There are now 53 current members of the U.S. House not seeking re-election in 2018.
Mississippi Gov. Phil Bryant is expected to appoint Cindy Hyde-Smith to replace retiring Sen. Thad Cochran, the Clarion-Ledger reports. Cochran previously announced he would leave the Senate on April 1st, citing health issues. Hyde-Smith, the state's agriculture commissioner would be the first female U.S. Senator in the state's history.
The appointment is temporary, with a special election to be held on November 6th, the same date as the 2018 midterms. The winner of that election will serve the final two years of Cochran's term. The special election is unusual in that all candidates will appear on a single ballot, with no party affiliations listed. If no candidate gets a majority of the vote, a top-two runoff election will follow on November 27th.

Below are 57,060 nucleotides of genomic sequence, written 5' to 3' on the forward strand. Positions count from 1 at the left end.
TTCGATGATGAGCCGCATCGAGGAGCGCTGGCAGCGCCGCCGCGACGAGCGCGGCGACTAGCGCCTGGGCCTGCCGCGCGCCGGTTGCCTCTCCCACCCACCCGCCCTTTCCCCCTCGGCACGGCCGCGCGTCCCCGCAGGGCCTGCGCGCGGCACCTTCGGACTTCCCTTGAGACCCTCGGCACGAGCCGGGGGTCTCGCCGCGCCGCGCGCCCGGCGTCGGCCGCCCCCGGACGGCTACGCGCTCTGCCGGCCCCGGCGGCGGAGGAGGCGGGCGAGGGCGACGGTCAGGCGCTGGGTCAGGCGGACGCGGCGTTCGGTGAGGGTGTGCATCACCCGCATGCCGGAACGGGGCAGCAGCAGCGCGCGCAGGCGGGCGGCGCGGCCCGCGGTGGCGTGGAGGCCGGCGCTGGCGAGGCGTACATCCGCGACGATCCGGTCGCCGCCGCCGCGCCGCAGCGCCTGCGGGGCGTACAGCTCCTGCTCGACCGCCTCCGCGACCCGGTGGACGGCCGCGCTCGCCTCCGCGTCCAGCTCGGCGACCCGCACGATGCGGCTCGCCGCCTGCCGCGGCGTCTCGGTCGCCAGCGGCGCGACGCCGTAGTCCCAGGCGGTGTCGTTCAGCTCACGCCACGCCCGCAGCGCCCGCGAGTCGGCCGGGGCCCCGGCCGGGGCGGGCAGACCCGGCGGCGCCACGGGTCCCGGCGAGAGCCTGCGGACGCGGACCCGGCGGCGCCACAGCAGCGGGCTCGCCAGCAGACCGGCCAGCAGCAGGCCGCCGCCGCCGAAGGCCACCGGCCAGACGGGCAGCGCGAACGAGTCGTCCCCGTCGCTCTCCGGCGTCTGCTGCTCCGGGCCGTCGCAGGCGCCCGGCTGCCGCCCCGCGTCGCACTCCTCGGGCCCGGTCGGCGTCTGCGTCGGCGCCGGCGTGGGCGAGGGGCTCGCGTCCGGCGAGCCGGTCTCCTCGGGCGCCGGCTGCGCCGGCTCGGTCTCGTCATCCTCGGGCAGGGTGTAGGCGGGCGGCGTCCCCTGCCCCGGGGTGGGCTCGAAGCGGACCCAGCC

While others may declare, it is likely that Hyde-Smith's primary challengers in the special election would be fellow Republican, state Sen. Chris McDaniel, and Democratic former U.S. Rep. Mike Espy. If Democrats hope to flip this deep red seat, the most viable path - although still a long-shot - would be for the far-right McDaniel and Espy to advance to a runoff.
The Mississippi special election brings to 35 the number of U.S Senate seats to be contested in 2018.
The U.S. Supreme Court has denied the Republican appeal to block implementation of the new map. This would seem to close the door on this issue -- the new district boundaries ordered by the Pennsylvania Supreme Court will be effective for the 2018 midterms.
The brief order can be seen here.
The decision came shortly after a federal court dismissed a separate appeal by some Republican congressmen.
UPDATE: The U.S. Supreme Court has denied the Republican appeal to block implementation of the new map. This would seem to close the door on this issue -- the new district boundaries ordered by the Pennsylvania Supreme Court will be effective for the 2018 midterms.